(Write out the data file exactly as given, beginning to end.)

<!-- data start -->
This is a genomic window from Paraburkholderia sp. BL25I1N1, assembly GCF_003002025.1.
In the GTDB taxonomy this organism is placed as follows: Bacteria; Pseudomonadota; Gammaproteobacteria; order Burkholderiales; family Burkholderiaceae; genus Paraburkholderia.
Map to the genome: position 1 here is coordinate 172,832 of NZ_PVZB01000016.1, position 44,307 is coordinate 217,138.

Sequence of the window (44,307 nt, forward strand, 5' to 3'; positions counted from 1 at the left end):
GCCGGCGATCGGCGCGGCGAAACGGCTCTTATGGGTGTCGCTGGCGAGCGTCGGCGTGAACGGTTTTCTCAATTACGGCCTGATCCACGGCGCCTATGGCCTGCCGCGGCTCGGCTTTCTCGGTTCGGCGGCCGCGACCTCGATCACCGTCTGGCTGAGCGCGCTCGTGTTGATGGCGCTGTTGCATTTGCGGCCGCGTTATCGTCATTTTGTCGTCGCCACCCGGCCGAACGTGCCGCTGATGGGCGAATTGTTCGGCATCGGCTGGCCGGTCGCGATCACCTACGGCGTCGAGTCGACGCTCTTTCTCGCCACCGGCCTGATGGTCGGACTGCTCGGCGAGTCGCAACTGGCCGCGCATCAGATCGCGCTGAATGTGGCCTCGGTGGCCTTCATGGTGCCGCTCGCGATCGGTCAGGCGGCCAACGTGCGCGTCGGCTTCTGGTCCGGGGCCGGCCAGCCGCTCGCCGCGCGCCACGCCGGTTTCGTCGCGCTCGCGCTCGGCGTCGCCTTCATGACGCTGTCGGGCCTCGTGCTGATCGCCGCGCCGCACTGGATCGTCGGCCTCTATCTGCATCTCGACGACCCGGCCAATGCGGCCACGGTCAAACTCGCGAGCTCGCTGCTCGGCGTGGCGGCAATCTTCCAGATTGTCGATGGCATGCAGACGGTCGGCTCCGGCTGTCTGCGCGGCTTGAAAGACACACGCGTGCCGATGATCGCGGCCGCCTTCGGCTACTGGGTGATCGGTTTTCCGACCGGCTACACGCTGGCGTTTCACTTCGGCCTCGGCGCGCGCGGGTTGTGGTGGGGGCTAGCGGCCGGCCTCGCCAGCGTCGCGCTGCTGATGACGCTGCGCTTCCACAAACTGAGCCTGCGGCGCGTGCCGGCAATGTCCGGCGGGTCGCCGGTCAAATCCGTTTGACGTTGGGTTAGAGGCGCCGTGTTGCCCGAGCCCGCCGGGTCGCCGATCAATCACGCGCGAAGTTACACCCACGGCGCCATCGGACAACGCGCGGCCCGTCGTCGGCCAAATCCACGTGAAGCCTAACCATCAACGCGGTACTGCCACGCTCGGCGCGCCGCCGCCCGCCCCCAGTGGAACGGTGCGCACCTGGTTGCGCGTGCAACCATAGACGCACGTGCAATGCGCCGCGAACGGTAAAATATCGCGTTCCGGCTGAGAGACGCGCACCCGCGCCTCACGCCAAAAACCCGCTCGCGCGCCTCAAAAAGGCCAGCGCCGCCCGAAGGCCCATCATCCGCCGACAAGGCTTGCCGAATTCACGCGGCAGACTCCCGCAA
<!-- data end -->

This is a genomic window from Paraburkholderia sp. BL25I1N1, assembly GCF_003002025.1.
In the GTDB taxonomy this organism is placed as follows: Bacteria; Pseudomonadota; Gammaproteobacteria; order Burkholderiales; family Burkholderiaceae; genus Paraburkholderia.
Map to the genome: position 1 here is coordinate 172,832 of NZ_PVZB01000016.1, position 44,307 is coordinate 217,138.

Sequence of the window (44,307 nt, forward strand, 5' to 3'; positions counted from 1 at the left end):
GCCGGCGATCGGCGCGGCGAAACGGCTCTTATGGGTGTCGCTGGCGAGCGTCGGCGTGAACGGTTTTCTCAATTACGGCCTGATCCACGGCGCCTATGGCCTGCCGCGGCTCGGCTTTCTCGGTTCGGCGGCCGCGACCTCGATCACCGTCTGGCTGAGCGCGCTCGTGTTGATGGCGCTGTTGCATTTGCGGCCGCGTTATCGTCATTTTGTCGTCGCCACCCGGCCGAACGTGCCGCTGATGGGCGAATTGTTCGGCATCGGCTGGCCGGTCGCGATCACCTACGGCGTCGAGTCGACGCTCTTTCTCGCCACCGGCCTGATGGTCGGACTGCTCGGCGAGTCGCAACTGGCCGCGCATCAGATCGCGCTGAATGTGGCCTCGGTGGCCTTCATGGTGCCGCTCGCGATCGGTCAGGCGGCCAACGTGCGCGTCGGCTTCTGGTCCGGGGCCGGCCAGCCGCTCGCCGCGCGCCACGCCGGTTTCGTCGCGCTCGCGCTCGGCGTCGCCTTCATGACGCTGTCGGGCCTCGTGCTGATCGCCGCGCCGCACTGGATCGTCGGCCTCTATCTGCATCTCGACGACCCGGCCAATGCGGCCACGGTCAAACTCGCGAGCTCGCTGCTCGGCGTGGCGGCAATCTTCCAGATTGTCGATGGCATGCAGACGGTCGGCTCCGGCTGTCTGCGCGGCTTGAAAGACACACGCGTGCCGATGATCGCGGCCGCCTTCGGCTACTGGGTGATCGGTTTTCCGACCGGCTACACGCTGGCGTTTCACTTCGGCCTCGGCGCGCGCGGGTTGTGGTGGGGGCTAGCGGCCGGCCTCGCCAGCGTCGCGCTGCTGATGACGCTGCGCTTCCACAAACTGAGCCTGCGGCGCGTGCCGGCAATGTCCGGCGGGTCGCCGGTCAAATCCGTTTGACGTTGGGTTAGAGGCGCCGTGTTGCCCGAGCCCGCCGGGTCGCCGATCAATCACGCGCGAAGTTACACCCACGGCGCCATCGGACAACGCGCGGCCCGTCGTCGGCCAAATCCACGTGAAGCCTAACCATCAACGCGGTACTGCCACGCTCGGCGCGCCGCCGCCCGCCCCCAGTGGAACGGTGCGCACCTGGTTGCGCGTGCAACCATAGACGCACGTGCAATGCGCCGCGAACGGTAAAATATCGCGTTCCGGCTGAGAGACGCGCACCCGCGCCTCACGCCAAAAACCCGCTCGCGCGCCTCAAAAAGGCCAGCGCCGCCCGAAGGCCCATCATCCGCCGACAAGGCTTGCCGAATTCACGCGGCAGACTCCCGCAA